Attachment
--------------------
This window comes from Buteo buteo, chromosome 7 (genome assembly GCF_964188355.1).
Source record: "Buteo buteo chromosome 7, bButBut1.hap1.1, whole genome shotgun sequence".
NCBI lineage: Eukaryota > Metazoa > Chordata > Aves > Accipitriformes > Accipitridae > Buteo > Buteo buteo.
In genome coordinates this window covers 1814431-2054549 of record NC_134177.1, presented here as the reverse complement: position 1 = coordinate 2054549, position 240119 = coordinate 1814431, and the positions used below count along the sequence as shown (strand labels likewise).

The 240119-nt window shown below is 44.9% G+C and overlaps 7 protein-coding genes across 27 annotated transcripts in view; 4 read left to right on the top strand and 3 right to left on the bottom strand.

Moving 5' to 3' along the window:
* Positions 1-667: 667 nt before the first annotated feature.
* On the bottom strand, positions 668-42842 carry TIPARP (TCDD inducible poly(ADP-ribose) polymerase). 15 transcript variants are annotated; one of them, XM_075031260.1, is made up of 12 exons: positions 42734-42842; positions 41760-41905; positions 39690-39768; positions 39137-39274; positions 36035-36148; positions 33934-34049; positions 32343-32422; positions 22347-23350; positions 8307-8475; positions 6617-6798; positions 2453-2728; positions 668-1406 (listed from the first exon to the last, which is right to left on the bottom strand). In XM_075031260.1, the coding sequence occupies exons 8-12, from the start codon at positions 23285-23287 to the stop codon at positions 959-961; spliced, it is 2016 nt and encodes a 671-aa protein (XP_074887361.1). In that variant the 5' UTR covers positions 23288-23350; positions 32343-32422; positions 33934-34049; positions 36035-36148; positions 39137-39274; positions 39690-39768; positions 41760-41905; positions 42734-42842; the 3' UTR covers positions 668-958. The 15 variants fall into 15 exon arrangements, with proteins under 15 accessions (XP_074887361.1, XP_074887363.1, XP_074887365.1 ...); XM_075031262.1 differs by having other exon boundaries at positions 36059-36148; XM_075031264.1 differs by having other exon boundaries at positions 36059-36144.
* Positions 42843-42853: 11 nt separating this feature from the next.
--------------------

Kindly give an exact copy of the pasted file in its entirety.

This window comes from Buteo buteo, chromosome 7 (genome assembly GCF_964188355.1).
Source record: "Buteo buteo chromosome 7, bButBut1.hap1.1, whole genome shotgun sequence".
NCBI lineage: Eukaryota > Metazoa > Chordata > Aves > Accipitriformes > Accipitridae > Buteo > Buteo buteo.
In genome coordinates this window covers 1814431-2054549 of record NC_134177.1, presented here as the reverse complement: position 1 = coordinate 2054549, position 240119 = coordinate 1814431, and the positions used below count along the sequence as shown (strand labels likewise).

The 240119-nt window shown below is 44.9% G+C and overlaps 7 protein-coding genes across 27 annotated transcripts in view; 4 read left to right on the top strand and 3 right to left on the bottom strand.

Moving 5' to 3' along the window:
* Positions 1-667: 667 nt before the first annotated feature.
* On the bottom strand, positions 668-42842 carry TIPARP (TCDD inducible poly(ADP-ribose) polymerase). 15 transcript variants are annotated; one of them, XM_075031260.1, is made up of 12 exons: positions 42734-42842; positions 41760-41905; positions 39690-39768; positions 39137-39274; positions 36035-36148; positions 33934-34049; positions 32343-32422; positions 22347-23350; positions 8307-8475; positions 6617-6798; positions 2453-2728; positions 668-1406 (listed from the first exon to the last, which is right to left on the bottom strand). In XM_075031260.1, the coding sequence occupies exons 8-12, from the start codon at positions 23285-23287 to the stop codon at positions 959-961; spliced, it is 2016 nt and encodes a 671-aa protein (XP_074887361.1). In that variant the 5' UTR covers positions 23288-23350; positions 32343-32422; positions 33934-34049; positions 36035-36148; positions 39137-39274; positions 39690-39768; positions 41760-41905; positions 42734-42842; the 3' UTR covers positions 668-958. The 15 variants fall into 15 exon arrangements, with proteins under 15 accessions (XP_074887361.1, XP_074887363.1, XP_074887365.1 ...); XM_075031262.1 differs by having other exon boundaries at positions 36059-36148; XM_075031264.1 differs by having other exon boundaries at positions 36059-36144.
* Positions 42843-42853: 11 nt separating this feature from the next.